Read these books you might have missed from buzzy and bestselling authors.

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In his essential 2016 memoir, Haig ( The Humans, How to Stop Time) recounts his decades-long battle with depression with refreshing frankness. He is, at times, witty and profound—you’ll dog-ear countless passages about life and love, whether you or someone you know has suffered from depression—but also inspiring without being cliché.To buy: $7, amazon.com
Penguin Random House

Whether it's because you've been introduced to a writer after they've published a few novels or your to-read list on Goodreads was too long for you to consider new additions, even the most voracious reader sometimes misses a book (happens to all of us).

If you haven't yet read these seven books—some from authors you may have heard of recently, others from icons whose other works you've already read—add them to your nightstand now.

Amazon

1
Salvage the Bones, by Jesmyn Ward

If you were introduced to Ward’s fiction this year with her masterful, award-winning novel, Sing, Unburied, Sing, and find yourself wanting more, pick the book that put Ward on the literary map and earned the author her first National Book Award. Salvage the Bones follows pregnant, 14-year-old Esch, her three brothers, and their family’s absent father as they prepare for Hurricane Katrina. As she does in Sing, Unburied, Sing, Ward touches on the importance of family—even in the most dire of circumstances—and writes with arresting prose that makes you take your time reading.

To buy: $12, amazon.com

Penguin Random House

2
The Paris Wife, by Paula McClain

In this historical fiction novel, McLain illuminates Ernest Hemingway’s first marriage to Hadley Richardson. After an intense courtship, the two marry and head to Paris—at the height of the roaring 1920s Jazz Age—joining a group of friends that include F. Scott Fitzgerald and Gertrude Stein. As Hadley adjusts to a life of hard partying as Hemingway’s muse, she must confront her husband’s infidelity. Though The Paris Wife is a work of fiction, McLain’s exhaustive research into their marriage and the time period makes for a gorgeous, devastating read.

To buy: $10, amazon.com

Penguin Random House

3
Reasons to Stay Alive, by Matt Haig

In his essential 2016 memoir, Haig (The Humans, How to Stop Time) recounts his decades-long battle with depression with refreshing frankness. He is, at times, witty and profound—you’ll dog-ear countless passages about life and love, whether you or someone you know has suffered from depression—but also inspiring without being cliché.

To buy: $7, amazon.com

amazon.com

4
Eleanor Oliphant Is Completely Fine, by Gail Honeyman

Eleanor Oliphant sticks to her routine. She goes to work, eats the same meals every day, calls her mother on Wednesday evenings, and spends her weekends drinking vodka until she passes out. Eleanor is content to have no friends—until her coworker, Raymond, begins hanging around and asking her to lunch. Read this page-turner about the power of friendship before Reese Witherspoon adapts it to film.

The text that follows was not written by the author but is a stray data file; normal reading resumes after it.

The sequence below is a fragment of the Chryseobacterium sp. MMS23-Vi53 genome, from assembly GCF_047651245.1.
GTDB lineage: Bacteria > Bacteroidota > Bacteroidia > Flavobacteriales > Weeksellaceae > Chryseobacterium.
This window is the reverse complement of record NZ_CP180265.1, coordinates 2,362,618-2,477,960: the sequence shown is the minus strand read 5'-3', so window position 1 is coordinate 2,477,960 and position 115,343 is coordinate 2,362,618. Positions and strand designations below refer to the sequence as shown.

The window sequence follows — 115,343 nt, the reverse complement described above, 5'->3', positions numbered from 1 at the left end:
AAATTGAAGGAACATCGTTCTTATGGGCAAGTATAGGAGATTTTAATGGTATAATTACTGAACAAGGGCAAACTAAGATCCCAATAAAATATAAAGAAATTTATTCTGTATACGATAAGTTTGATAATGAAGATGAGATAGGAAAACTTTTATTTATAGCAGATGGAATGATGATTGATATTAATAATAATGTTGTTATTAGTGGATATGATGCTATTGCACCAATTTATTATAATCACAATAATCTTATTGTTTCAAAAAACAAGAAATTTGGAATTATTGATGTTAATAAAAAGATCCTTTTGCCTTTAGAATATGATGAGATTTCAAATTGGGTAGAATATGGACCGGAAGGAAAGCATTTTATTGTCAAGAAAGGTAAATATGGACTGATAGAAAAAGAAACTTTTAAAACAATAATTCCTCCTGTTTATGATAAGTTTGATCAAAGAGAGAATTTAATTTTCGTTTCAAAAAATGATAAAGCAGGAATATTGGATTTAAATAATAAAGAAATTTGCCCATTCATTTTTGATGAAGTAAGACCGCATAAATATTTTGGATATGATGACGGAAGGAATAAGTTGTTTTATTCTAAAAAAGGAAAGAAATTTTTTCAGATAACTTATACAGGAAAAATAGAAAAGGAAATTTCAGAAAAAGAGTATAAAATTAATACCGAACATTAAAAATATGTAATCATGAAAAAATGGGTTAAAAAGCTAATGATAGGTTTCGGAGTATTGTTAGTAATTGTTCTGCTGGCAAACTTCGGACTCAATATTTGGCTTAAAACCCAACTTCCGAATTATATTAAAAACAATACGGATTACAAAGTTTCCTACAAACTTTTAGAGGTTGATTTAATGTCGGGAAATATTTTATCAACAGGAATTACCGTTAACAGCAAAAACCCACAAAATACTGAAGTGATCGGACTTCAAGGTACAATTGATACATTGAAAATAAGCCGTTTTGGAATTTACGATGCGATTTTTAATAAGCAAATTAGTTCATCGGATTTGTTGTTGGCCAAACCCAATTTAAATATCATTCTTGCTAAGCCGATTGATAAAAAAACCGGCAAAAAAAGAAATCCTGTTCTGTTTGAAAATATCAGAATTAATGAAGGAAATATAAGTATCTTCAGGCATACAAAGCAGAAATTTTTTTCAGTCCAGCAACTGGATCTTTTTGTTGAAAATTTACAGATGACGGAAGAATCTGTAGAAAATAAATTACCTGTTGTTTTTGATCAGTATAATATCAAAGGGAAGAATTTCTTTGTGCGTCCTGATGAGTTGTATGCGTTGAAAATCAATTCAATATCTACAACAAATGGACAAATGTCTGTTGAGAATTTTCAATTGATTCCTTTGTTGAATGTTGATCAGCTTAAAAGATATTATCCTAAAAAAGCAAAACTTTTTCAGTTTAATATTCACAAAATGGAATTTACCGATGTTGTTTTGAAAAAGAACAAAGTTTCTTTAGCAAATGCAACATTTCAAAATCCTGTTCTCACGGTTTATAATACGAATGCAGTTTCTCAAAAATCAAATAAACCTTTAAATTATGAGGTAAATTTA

To buy: $17, amazon.com

Penguin Random House

5
Chronicle of a Death Foretold, by Gabriel García Márquez

If you’re a fan of Márquez’s One Hundred Years of Solitude and Love in a Time of Cholera, which was an Oprah’s Book Club pick, you’ll love Chronicle of a Death Foretold. In this novella, Márquez’s anonymous narrator recounts the murder of a man named Santiago Nasar the day after a local bride, Angela Vicario, is returned to her parents in disgrace. Márquez’s novel is not only a story of a murder, but also a profile of a town and society. Told in a journalistic style and partially based on a true story, Chronicle of a Death Foretold is a great read for those who devour crime novels and thrillers, too.

To buy: $12, amazon.com

HarperCollins

6
Commonwealth, by Ann Patchett

The most recent novel from Patchett (Bel Canto, This Is the Story of a Happy Marriage, State of Wonder) is a satisfying family drama that traces the fallout of an affair between Bert Cousins and Beverly Keating. Patchett follows Bert and Beverly’s blended family of six children over five decades as they grow up together and watch their parents age. Commonwealth is an engrossing novel about responsibility and family.

To buy: $11, amazon.com

Amazon

7
Anatomy of a Scandal, by Sarah Vaughan

When it was released in the U.S. earlier this year, Anatomy of a Scandal was a bit overshadowed by other psychological thrillers like The Woman in the Window that came out the same month. So consider this one to read before all your friends catch on. In Vaughan’s courtroom drama, James is a successful London politician and loving husband and wife. When his aide accuses him of rape, James’ wife, Sophie, is firm that he is innocent. The prosecutor, Kate, is convinced of his guilt. Vaughan’s novel is told from the alternating perspectives of James, Sophie, and Kate as the trial unfolds, keeping readers wondering who is telling the truth. This timely novel reads like a thriller.

To buy: $17, amazon.com